Armed with three packages of Quest Protein bars to fend off the oncoming gluten offensive that is otherwise known as Italian cuisine I’m off to Italy with the Oblates of the Virgin Mary for two months. I hear good things about the food there and I’ve never been to Europe so I’m pretty excited. I may be able to do a Veritas Cibi vlog or two but I’m definitely blogging daily for the Oblates here at this address…
I offer my thoughts on applying the First Principle and Foundation of the Ignatian Exercises to food diet and food in this vlog.
Principle and Foundation (Spiritual Exercise #23)
Human beings are created to praise, reverence and serve God our Lord, and by means of doing this to save their souls.
The other things on the face of the earth are created for the human beings, to help them in the pursuit of the end for which they are created.
From this it follows that we ought to use these things to the extent that they help us toward our end, and free ourselves from them to the extent that they hinder us from it.
To attain this it is necessary to make ourselves indifferent to all created things, in regard to everything which is left to our free will and is not forbidden. Consequently, on our own part we ought not to seek health rather than sickness, wealth rather than poverty, honor rather than dishonor, a long life rather than a short one, and so on in all other matters.
Rather, we ought to desire and choose only that which is more conducive to the end for which we are created.
(from Stretched for Greater Glory by George Aschenbrenner)
I watched the foodie fave “Babette’s Feast” this past summer and again a couple weeks ago on the newly released Blu-Ray. It inspired some thoughts about the power of food. Check out the vlog above. Here is a link to the Wikipedia article on the film…
Summary: There are huge conflicts of interest when pharmaceutical companies sponsor research with the massive financial incentive for people to keep buying their drugs. There is little incentive for the people taking the drugs to get better (only to keep living in a state where they continue to need the drugs). This leads to some incorrect conventional thinking within the world of health and nutrition. One needs to really scrutinize each headline and study before taking these “common” conclusions to be truthful.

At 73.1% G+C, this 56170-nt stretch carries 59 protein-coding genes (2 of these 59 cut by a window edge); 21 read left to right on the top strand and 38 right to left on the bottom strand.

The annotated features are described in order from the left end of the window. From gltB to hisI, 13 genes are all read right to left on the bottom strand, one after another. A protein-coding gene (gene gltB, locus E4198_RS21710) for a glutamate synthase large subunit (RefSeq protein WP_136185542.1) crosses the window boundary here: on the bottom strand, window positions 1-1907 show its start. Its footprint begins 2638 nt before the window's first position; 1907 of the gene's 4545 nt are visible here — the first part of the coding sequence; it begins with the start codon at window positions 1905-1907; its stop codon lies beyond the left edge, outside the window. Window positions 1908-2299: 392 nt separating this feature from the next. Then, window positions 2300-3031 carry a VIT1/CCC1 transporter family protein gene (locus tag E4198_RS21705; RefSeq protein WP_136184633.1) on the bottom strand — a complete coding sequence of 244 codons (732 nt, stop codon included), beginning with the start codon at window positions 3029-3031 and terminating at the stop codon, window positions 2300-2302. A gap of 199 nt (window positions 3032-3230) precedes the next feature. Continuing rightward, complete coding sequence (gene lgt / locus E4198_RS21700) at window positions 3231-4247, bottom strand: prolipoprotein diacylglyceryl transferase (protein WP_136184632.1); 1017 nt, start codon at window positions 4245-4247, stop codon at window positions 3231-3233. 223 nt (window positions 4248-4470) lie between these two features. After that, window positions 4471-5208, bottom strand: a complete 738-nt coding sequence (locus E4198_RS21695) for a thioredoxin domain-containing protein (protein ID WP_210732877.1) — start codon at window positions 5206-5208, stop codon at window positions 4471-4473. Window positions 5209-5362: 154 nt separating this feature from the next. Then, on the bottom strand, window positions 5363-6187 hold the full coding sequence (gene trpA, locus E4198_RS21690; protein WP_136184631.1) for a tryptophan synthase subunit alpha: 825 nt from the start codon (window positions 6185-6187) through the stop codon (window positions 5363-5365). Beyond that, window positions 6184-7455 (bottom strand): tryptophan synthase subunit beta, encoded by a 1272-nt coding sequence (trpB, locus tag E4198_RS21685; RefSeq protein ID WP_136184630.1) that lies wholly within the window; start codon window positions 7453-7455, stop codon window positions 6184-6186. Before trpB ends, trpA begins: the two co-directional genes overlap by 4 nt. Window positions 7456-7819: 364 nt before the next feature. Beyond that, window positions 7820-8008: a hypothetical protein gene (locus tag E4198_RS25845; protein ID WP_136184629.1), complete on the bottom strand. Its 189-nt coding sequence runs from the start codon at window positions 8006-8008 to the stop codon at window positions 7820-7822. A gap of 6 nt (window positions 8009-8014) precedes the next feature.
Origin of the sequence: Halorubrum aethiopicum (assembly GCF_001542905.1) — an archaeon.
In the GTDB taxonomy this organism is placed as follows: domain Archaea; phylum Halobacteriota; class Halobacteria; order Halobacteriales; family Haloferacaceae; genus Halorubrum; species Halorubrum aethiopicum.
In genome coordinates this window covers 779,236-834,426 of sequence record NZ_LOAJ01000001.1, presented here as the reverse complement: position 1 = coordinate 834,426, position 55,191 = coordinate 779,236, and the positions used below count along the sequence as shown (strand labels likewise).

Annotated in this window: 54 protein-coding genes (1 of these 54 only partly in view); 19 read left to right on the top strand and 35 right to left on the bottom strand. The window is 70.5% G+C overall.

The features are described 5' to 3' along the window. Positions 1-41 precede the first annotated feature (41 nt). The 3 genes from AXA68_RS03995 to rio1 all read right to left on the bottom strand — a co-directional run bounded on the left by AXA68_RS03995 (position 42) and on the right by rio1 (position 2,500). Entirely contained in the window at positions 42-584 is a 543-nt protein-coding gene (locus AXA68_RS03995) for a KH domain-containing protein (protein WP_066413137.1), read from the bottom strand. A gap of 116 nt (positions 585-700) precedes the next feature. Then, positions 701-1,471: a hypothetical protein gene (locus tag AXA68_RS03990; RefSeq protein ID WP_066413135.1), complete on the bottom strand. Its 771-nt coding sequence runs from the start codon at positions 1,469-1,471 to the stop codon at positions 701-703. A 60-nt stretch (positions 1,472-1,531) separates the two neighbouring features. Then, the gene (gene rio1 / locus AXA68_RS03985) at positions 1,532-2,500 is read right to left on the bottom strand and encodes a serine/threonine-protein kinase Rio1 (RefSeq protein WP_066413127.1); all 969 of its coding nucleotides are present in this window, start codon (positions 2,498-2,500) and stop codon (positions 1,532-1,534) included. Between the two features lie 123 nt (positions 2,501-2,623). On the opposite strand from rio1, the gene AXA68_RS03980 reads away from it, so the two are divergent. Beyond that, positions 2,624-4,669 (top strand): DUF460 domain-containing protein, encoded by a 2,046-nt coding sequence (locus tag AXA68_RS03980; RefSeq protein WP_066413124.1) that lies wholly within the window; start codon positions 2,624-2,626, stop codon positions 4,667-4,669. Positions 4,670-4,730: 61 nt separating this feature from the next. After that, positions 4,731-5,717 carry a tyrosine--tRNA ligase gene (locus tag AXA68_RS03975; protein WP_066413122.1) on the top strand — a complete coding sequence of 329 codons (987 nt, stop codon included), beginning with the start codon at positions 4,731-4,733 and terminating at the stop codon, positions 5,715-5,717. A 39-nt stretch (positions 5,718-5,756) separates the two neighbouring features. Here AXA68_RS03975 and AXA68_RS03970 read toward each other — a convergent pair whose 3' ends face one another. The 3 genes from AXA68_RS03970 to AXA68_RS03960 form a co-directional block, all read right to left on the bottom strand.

Here is the website of the documentary http://www.statinnation.net/
Here is the link to the first thirteen minutes on YouTube
A link to Joel’s farm…http://www.polyfacefarms.com/
Here is a link to a talk he gave at the Ancestral Health Symposium in August of 2012. It is one of the best talks I’ve ever heard. If you watch it all the way through I ask a question at the end….https://vimeo.com/52709242
Here is a link to Joel’s book “Folks, This Ain’t Normal”
Here are the quotes I reference in the vlog.
From the Catechism of the Catholic Church
339 Each of the various creatures, willed in its own being, reflects in its own way a ray of God’s infinite wisdom and goodness. Man must therefore respect the particular goodness of every creature, to avoid any disordered use of things, which would be in contempt of the Creator and would bring disastrous consequences for human beings and their environment.
340 God wills the interdependence of creatures. The sun and the moon, the cedar and the little flower, the eagle and the sparrow: the spectacle of their countless diversities and inequalities tells us that no creature is self-sufficient. Creatures exist only in dependence on each other, to complete each other, in the service of each other.